| SOMETIMES A CIGAR IS JUST A CIGAR: Vincent Cassel and Jeanne Schneider. |
Vincent Cassel has no trouble playing criminals. He’s had supporting, antagonistic turns in Ocean’s 12 and Eastern Promises, along with the role that made him a star in his native France, 1995’s La Haine. But his personal favorite film from the genre is atypical.
“My favorite gangster movie is Raging Bull, ” said Cassel by phone while doing press interviews for Mesrine (Part 1, subtitled Killer Instinct, opens Friday at Cinema 21; Part 2, Public Enemy No. 1, follows next week).
He was clearly influenced by Robert De Niro’s method acting—or method eating. Cassel gained more than 45 pounds to portray the later life of infamous mobster Jacques Mesrine in the expansive pictures directed by Jean-François Richet. Cassel isn’t interested in using his natural charm to con us into liking Mesrine. Instead, he excels by showing his depravity, especially in his misogynistic treatment of women (though he still looks great holding a pistol).
But his stellar lead performance is Mesrine’s only strength.
The two-part French biopic reminded me of Ridley Scott’s American Gangster, all flash and style with little to no respect for narrative progression or character growth. Everything breezes along at a clip so fast-paced it’s nearly impossible to get a sense of how or why anything happens.
“It’s impossible to really say what Mesrine really did or not,” said Cassel. He worked with Abdel Raouf Dafri and Richet (the credited screenwriters) as they adapted initially from Mesrine’s own book, Killer Instinct. “It’s just a bunch of lies,” Cassel says.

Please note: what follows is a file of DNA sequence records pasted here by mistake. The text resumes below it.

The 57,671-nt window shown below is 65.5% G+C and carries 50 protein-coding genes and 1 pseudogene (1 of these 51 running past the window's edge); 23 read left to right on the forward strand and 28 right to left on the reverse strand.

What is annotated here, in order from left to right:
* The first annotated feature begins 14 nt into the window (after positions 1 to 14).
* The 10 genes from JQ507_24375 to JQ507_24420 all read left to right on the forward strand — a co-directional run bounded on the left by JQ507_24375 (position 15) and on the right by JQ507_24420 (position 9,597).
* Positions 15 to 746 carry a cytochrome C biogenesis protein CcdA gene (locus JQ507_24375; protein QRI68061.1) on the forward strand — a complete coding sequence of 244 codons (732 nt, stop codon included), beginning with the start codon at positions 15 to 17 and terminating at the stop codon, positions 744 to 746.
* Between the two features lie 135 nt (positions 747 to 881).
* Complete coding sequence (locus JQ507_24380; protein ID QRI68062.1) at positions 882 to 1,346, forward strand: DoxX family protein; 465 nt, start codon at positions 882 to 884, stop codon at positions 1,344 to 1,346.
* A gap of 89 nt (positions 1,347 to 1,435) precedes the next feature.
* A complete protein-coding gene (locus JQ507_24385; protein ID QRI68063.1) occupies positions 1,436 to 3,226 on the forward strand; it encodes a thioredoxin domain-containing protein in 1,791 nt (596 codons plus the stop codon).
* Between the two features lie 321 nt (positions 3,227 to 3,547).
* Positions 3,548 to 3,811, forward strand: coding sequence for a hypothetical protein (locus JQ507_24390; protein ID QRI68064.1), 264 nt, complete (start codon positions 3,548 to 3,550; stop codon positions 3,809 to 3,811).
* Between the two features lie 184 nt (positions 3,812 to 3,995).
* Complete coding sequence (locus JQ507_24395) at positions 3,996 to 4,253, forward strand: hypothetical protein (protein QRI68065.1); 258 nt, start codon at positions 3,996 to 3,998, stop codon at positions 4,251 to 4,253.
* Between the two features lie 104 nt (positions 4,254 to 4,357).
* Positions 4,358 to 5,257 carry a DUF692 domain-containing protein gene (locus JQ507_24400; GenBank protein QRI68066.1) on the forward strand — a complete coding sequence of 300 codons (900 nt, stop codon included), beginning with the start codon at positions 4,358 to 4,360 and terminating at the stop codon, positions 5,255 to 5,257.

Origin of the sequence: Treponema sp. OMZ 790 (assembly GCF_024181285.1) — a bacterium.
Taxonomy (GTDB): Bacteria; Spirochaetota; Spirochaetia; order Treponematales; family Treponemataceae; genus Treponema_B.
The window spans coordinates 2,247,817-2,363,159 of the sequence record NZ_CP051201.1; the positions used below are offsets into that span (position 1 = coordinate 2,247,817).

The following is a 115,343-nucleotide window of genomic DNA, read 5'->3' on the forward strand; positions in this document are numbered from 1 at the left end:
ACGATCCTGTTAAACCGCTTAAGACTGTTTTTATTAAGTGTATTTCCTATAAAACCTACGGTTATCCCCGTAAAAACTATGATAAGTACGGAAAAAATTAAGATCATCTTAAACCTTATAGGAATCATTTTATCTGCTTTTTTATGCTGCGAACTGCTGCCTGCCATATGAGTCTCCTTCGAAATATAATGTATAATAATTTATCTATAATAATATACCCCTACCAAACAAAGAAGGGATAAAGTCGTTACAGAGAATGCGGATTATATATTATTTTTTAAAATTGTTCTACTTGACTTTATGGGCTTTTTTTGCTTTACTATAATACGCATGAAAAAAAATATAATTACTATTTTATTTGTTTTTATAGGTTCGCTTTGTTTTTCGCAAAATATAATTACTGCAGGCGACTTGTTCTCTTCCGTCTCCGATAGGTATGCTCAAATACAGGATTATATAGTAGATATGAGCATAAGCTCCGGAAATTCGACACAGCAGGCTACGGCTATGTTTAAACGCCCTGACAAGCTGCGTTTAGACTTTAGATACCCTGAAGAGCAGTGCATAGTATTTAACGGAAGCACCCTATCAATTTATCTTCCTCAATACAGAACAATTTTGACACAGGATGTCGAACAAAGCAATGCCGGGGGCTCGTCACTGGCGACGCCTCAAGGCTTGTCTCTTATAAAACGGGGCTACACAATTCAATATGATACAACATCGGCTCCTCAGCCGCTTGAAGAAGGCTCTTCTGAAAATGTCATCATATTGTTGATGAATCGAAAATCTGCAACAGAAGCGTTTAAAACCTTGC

This is hinted at early in Public Enemy No. 1, in a scene where Mesrine explains to his lawyer that audiences want pace and action, so he sexed up his life story in the book. This sequence hints at some kind of meta-commentary. But no: As he does in the rest of the film, Richet is happy to breeze over anything interesting in favor of more gunfights, robberies and jailbreaks that seem to go on forever.
Ultimately, Jacques Mesrine doesn’t appear worthy of this gargantuan cinematic treatment. The better move would’ve been to make one film (something Cassel fought for, but was convinced otherwise) and focus on something more specific, less sprawling. Watching Mesrine is like getting the full version of that shitty-looking Pablo Escobar movie from Season 4 of Entourage. Somebody should have trimmed the fat. R.